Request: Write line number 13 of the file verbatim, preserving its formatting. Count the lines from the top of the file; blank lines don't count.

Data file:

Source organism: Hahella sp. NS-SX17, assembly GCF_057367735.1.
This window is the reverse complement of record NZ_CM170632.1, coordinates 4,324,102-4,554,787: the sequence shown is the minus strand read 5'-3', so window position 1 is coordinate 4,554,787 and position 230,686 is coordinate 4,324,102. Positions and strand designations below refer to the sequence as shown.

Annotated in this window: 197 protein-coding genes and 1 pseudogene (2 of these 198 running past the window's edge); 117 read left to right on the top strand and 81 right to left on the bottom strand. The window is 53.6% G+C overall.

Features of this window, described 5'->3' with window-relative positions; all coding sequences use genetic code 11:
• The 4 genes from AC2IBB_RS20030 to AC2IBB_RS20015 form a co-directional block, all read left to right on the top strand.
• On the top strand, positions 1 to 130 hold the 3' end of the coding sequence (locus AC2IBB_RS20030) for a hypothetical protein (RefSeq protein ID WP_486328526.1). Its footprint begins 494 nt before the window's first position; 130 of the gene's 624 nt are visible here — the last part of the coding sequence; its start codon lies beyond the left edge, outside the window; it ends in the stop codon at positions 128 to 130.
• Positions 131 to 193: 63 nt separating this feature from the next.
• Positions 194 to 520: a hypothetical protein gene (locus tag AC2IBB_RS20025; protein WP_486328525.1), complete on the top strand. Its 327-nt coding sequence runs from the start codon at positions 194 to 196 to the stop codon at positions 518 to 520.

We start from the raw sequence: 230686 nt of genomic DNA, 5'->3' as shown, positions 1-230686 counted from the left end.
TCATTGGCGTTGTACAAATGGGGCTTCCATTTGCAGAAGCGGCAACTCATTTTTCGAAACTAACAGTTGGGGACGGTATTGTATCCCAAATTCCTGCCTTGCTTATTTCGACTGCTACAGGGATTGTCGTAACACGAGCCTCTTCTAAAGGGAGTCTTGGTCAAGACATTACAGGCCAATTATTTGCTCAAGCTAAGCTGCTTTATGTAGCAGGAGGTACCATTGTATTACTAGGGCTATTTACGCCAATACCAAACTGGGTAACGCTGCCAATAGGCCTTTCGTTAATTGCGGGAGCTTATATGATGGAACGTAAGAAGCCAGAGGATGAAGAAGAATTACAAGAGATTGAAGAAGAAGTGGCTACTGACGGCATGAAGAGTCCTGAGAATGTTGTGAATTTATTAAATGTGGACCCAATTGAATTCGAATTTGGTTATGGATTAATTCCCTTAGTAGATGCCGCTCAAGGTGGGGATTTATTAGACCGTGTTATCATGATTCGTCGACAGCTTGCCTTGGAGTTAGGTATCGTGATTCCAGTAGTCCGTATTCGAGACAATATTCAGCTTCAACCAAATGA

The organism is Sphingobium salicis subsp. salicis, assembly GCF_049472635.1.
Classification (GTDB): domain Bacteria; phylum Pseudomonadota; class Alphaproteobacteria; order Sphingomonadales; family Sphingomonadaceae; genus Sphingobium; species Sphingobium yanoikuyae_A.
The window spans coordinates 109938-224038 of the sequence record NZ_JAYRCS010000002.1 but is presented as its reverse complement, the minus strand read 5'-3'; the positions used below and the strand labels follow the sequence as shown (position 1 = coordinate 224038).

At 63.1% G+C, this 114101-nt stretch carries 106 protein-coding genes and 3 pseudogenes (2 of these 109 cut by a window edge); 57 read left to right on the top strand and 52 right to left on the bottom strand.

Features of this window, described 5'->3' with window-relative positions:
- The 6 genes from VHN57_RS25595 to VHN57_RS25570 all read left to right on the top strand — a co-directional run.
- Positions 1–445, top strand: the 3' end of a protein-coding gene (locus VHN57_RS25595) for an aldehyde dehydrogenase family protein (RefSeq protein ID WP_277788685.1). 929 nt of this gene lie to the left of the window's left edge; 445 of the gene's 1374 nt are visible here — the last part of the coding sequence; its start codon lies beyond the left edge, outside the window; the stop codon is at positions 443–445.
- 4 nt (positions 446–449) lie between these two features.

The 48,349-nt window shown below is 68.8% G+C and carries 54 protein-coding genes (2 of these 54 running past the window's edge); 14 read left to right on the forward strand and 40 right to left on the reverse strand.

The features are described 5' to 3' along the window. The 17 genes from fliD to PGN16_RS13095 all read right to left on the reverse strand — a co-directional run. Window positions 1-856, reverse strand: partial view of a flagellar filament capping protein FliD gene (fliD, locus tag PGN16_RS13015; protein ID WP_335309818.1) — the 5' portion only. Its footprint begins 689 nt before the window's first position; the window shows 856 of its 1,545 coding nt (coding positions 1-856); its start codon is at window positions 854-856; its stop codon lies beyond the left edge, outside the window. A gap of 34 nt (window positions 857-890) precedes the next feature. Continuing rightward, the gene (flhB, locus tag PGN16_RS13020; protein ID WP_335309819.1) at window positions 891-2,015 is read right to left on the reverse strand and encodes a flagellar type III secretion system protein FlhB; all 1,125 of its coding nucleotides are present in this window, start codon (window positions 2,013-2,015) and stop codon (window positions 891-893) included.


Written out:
The window spans coordinates 109938-224038 of the sequence record NZ_JAYRCS010000002.1 but is presented as its reverse complement, the minus strand read 5'-3'; the positions used below and the strand labels follow the sequence as shown (position 1 = coordinate 224038).